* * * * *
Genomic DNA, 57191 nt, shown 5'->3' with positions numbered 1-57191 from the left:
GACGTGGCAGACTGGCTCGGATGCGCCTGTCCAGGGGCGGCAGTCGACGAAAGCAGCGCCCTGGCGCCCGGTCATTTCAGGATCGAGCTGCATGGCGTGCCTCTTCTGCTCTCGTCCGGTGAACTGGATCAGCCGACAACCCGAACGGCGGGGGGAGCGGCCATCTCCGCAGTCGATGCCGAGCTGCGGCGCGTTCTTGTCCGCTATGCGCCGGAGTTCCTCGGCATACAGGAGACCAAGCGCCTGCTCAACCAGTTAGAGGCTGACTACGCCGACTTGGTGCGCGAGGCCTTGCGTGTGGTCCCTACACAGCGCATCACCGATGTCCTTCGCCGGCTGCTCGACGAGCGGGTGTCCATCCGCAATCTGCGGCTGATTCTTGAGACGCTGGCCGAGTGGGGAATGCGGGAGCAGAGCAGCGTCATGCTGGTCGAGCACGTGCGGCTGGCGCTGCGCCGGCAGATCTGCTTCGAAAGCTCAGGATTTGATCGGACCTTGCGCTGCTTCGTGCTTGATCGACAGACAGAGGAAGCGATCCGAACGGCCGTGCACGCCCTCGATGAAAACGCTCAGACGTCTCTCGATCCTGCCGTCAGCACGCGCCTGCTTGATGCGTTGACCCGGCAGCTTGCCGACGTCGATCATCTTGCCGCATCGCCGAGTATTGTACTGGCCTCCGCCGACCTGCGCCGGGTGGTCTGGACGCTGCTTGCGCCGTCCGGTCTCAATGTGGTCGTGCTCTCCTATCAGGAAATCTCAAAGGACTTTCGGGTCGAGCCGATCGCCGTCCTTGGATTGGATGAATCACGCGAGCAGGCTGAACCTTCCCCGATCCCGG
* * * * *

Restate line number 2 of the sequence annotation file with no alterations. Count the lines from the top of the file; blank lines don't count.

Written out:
GACGTGGCAGACTGGCTCGGATGCGCCTGTCCAGGGGCGGCAGTCGACGAAAGCAGCGCCCTGGCGCCCGGTCATTTCAGGATCGAGCTGCATGGCGTGCCTCTTCTGCTCTCGTCCGGTGAACTGGATCAGCCGACAACCCGAACGGCGGGGGGAGCGGCCATCTCCGCAGTCGATGCCGAGCTGCGGCGCGTTCTTGTCCGCTATGCGCCGGAGTTCCTCGGCATACAGGAGACCAAGCGCCTGCTCAACCAGTTAGAGGCTGACTACGCCGACTTGGTGCGCGAGGCCTTGCGTGTGGTCCCTACACAGCGCATCACCGATGTCCTTCGCCGGCTGCTCGACGAGCGGGTGTCCATCCGCAATCTGCGGCTGATTCTTGAGACGCTGGCCGAGTGGGGAATGCGGGAGCAGAGCAGCGTCATGCTGGTCGAGCACGTGCGGCTGGCGCTGCGCCGGCAGATCTGCTTCGAAAGCTCAGGATTTGATCGGACCTTGCGCTGCTTCGTGCTTGATCGACAGACAGAGGAAGCGATCCGAACGGCCGTGCACGCCCTCGATGAAAACGCTCAGACGTCTCTCGATCCTGCCGTCAGCACGCGCCTGCTTGATGCGTTGACCCGGCAGCTTGCCGACGTCGATCATCTTGCCGCATCGCCGAGTATTGTACTGGCCTCCGCCGACCTGCGCCGGGTGGTCTGGACGCTGCTTGCGCCGTCCGGTCTCAATGTGGTCGTGCTCTCCTATCAGGAAATCTCAAAGGACTTTCGGGTCGAGCCGATCGCCGTCCTTGGATTGGATGAATCACGCGAGCAGGCTGAACCTTCCCCGATCCCGG